You might know this person: he or she has a few guns, strongly supports Second Amendment rights and distrusts the government. Part of the reason they have so many guns is that the government cannot be trusted — you’ll need their armed support to combat an authoritarian and tyrannical Washington one day. Two bumper stickers are neighbors on the rear of their forward-thinking, fuel-efficient Prius. One reads, “Support the Troops,” the other, “The right to bear arms is our only protection from government tyranny.” In this day and age, that job is better done by the First Amendment than the Second.
Let’s address the 800-pound gorilla in the room. Or should I say the 62-ton tank. The likelihood of a ragtag band of gun owners routing the U.S. military in small-arms combat is very small. The F-35, a combat aircraft you proudly support with tax dollars, has laser-guided munitions. The laser pointer on your handgun does not stand a chance. The idea that gun owners could collectively organize and complete a revolution against an American government with malicious intent is not only misguided in its intention, it’s ignorant in fact. I saw another bumper sticker the other day I think speaks to the mistaken idea at the center of gun owners against tyranny. It read “The Second Amendment: the Original Homeland Security.” All of these gun-loving bumper stickers make bold claims about training your average AR-15 owner. Times have changed. Weapons technology has evolved. The Second Amendment was written at a time when a militia, fewer in number but greater in spirit and conviction (and under the command of trained generals), bested the military of one of the most powerful empires.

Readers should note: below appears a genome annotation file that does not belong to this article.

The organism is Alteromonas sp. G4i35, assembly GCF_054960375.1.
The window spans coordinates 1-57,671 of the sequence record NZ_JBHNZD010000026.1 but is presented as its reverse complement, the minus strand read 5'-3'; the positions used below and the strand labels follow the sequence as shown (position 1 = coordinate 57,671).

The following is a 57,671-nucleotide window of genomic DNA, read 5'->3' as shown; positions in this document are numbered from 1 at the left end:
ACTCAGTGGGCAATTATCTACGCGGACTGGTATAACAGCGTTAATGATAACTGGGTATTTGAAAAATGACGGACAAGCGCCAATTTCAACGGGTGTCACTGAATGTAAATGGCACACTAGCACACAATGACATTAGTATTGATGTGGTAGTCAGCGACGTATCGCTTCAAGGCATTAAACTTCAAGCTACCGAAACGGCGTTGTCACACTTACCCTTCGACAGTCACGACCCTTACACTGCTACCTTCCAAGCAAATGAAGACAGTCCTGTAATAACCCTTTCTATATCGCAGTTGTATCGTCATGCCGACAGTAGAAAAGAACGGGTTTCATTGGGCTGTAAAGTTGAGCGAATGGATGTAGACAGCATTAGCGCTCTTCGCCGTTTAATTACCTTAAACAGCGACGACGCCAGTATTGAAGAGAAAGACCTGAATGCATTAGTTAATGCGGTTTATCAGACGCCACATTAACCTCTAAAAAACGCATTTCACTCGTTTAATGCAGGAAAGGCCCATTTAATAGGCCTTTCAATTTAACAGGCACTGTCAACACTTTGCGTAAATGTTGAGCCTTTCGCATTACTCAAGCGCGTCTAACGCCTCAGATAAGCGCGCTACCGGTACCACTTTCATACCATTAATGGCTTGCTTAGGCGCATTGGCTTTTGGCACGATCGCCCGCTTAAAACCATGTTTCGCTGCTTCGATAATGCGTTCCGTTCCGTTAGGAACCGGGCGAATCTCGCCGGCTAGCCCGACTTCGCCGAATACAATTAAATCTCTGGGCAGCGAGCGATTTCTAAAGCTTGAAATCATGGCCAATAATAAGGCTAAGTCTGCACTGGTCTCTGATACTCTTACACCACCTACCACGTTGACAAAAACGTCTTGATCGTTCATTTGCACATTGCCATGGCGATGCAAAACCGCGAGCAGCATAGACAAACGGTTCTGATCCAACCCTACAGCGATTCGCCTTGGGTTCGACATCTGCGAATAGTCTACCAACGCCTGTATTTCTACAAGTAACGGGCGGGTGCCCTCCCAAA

The First Amendment is a bigger obstacle to tyranny than the Second — politics aside. Let’s talk military strategy. To wage an insurgency, the force fewer in number needs lots of people on their side. For that to happen, they need the crimes, usurpations and injustices perpetrated by the government to be displayed on the front page and on television screens. Having a gun isn’t as good as having 30 or 40 well-informed people voting against the government you would have been shooting at.
Before you take to the streets against a Bradley Fighting Vehicle, designed by your tax dollars to fight soft targets, like you would be, think about what you’re giving up for your gun. To vote for Second Amendment rights, while ignoring the constant glaring attacks against the First in the current political environment, is to fly the flag of the tyranny we all vow to oppose.
Stephan Chamberlin is a UF political science junior. His column comes out Tuesday and Thursday.